“There’s not going to be reconciliation,” Senate Budget Committee Chairman Sen. Bernie Sanders, I-Vt., told reporters emphatically on Wednesday.

Following Thursday’s vote, Schumer took to the floor to lambast Republicans for holding the debt limit hostage, further committing that Democrats would not budge on reconciliation.

“Let me say that again. Today’s vote is proof positive that the debt limit can be addressed without going through the reconciliation process, just as Democrats have been saying for months,” Schumer said on the floor. “The solution is for Republicans to either join us in raising the debt limit or stay out of the way and let Democrats address the debt limit ourselves.”

Some Republicans, and a visibly frustrated Sen. Joe Manchin, D-W.Va., were miffed by Schumer’s victory lap.

“I was not in the chamber when he spoke, so I didn’t hear it first hand,” Sen. Lisa Murkowski, R-Alaska, said Thursday evening. “But I heard from others there was a fair amount of frustration.”

Republican Whip Sen. John Thune, R-S.D., said he told Schumer personally he was frustrated with his tone, calling it “out of line” and an “incredibly partisan speech after we had just helped him solve a problem.”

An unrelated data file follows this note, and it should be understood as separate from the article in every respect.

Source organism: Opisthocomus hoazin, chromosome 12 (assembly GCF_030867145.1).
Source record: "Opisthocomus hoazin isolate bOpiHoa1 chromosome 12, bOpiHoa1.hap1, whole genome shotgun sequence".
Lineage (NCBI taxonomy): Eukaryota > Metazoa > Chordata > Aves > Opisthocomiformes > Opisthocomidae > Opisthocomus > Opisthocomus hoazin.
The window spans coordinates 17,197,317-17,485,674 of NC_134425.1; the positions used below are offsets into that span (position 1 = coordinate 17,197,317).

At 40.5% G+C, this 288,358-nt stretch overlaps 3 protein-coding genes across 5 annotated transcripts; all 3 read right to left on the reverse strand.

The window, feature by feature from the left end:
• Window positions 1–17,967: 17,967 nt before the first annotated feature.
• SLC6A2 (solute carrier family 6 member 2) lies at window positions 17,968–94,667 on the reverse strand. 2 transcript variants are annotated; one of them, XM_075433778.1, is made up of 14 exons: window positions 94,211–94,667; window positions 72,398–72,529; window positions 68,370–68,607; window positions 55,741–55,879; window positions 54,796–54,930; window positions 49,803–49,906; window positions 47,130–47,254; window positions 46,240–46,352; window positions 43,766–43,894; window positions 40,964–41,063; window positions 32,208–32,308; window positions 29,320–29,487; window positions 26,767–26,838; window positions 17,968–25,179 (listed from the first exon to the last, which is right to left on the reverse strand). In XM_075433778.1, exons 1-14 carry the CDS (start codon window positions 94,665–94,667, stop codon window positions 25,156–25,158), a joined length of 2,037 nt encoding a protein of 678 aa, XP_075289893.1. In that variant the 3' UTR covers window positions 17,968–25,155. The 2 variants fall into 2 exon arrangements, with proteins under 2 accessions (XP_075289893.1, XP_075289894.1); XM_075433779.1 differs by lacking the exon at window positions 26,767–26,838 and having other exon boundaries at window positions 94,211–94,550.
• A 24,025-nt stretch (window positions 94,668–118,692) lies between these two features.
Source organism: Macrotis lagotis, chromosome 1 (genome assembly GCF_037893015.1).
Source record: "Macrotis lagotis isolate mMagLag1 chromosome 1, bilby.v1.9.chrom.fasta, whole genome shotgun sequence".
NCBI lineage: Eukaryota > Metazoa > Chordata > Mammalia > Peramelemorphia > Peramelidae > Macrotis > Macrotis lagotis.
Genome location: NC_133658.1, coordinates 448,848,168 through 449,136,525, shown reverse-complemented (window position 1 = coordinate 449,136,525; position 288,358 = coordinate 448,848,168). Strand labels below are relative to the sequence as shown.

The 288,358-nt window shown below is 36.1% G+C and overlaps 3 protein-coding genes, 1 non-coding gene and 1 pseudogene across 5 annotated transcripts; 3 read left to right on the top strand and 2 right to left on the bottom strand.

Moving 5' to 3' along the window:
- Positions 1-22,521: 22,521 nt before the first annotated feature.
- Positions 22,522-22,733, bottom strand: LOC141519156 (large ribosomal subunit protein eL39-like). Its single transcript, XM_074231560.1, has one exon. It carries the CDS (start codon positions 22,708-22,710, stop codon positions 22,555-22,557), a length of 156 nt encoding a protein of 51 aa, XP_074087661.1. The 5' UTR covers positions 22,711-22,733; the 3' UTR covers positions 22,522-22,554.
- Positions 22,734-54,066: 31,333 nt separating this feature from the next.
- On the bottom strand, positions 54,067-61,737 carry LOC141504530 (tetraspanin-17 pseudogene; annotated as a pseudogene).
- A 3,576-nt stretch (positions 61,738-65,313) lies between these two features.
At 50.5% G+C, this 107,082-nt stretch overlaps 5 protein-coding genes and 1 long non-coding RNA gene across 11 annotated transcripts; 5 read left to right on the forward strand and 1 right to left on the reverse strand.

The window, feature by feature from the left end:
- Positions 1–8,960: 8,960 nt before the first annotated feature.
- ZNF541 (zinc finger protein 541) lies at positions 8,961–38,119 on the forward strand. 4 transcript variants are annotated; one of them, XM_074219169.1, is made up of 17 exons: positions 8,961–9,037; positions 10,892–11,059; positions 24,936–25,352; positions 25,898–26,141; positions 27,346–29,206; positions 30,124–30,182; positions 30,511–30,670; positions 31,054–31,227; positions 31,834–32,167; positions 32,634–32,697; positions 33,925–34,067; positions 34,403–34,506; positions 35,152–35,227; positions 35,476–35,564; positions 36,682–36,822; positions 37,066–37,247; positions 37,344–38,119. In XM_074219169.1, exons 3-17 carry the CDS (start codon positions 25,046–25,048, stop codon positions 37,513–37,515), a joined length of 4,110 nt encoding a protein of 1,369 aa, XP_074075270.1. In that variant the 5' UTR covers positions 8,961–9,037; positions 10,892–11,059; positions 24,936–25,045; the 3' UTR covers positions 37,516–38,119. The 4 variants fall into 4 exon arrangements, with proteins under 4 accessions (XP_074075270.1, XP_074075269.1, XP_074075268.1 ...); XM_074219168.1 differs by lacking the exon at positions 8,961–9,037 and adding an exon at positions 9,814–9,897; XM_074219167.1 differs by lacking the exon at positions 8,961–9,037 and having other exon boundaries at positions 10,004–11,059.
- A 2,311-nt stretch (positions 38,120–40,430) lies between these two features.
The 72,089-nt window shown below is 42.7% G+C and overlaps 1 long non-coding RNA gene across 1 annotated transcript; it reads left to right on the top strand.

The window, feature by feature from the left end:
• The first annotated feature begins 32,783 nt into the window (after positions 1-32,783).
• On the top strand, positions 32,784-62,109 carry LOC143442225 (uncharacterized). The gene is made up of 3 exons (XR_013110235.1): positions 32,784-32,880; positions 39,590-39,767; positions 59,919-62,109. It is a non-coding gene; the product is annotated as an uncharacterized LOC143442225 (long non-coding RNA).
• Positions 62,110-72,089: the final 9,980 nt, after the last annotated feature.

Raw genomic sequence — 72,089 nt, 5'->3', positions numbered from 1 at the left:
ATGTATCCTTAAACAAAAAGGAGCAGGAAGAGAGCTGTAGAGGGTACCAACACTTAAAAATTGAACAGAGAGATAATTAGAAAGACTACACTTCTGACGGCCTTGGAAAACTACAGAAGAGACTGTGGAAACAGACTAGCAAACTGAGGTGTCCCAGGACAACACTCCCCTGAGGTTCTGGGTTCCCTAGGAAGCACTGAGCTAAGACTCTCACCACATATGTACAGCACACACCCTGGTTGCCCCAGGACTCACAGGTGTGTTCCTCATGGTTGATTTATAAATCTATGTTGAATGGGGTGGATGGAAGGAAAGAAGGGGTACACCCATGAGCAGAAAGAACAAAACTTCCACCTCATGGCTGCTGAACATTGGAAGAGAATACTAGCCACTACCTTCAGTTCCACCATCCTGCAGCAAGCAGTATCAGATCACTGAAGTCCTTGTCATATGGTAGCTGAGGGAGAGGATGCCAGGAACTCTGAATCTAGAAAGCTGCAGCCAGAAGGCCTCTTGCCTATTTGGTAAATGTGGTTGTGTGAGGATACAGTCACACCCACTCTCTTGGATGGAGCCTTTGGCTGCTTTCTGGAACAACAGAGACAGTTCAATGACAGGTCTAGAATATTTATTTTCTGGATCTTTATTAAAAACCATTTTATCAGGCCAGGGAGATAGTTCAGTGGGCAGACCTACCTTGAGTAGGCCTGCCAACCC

Many rank-and-file Republicans were also frustrated with McConnell for even offering Democrats a way to kick the can down the road on dealing with the debt limit.

“I believe it was a mistake to offer this deal. Two days ago Republicans were unified, we were all on the same page, we were all standing together and making clear that Democrats had complete authority to raise the debt ceiling, and to take responsibility for the trillions of debt that they are irresponsibly adding to this country,” Sen. Ted Cruz, R-Texas, said. “We were winning that fight and Schumer was on the verge of surrender. And unfortunately, the deal that was put on the table was a lifeline for Schumer. And I disagree with that decision.”

Discontent with the deal was on full display Thursday, as McConnell stood on the floor and counted his Republican “yes” votes to ensure the necessary 10 votes to proceed would be cast.

Sen. Lindsey Graham, R-S.C., gave a dramatic thumbs down at his turn — just steps away from McConnell.

McConnell had arrived on the floor moments after the vote began — a rare, early appearance for the leader who usually waits until later in the vote series to cast his. But this time clearly wanted his presence known. Rather than giving a thumbs up on his vote, he gave a bellowing and affirmative “aye” and stood in the well with other “yes” voters as they amassed, leaning over the center table as votes rolled in.

Rankling in the lower ranks of the GOP all but assures there won’t be a similar compromise coming in December when the parties will almost certainly find themselves in a similar stare down.

White House press secretary Jen Psaki called the Senate’s action Thursday “welcome steps forward” on the debt limit but reiterated the Democratic view that it should be a “shared responsibility” to raise the limit in December.

“We cannot allow partisan politics to hold our economy hostage, and we can’t allow the routine process of paying our bills to turn into a confidence-shaking political showdown every two years or every two months,” Psaki said.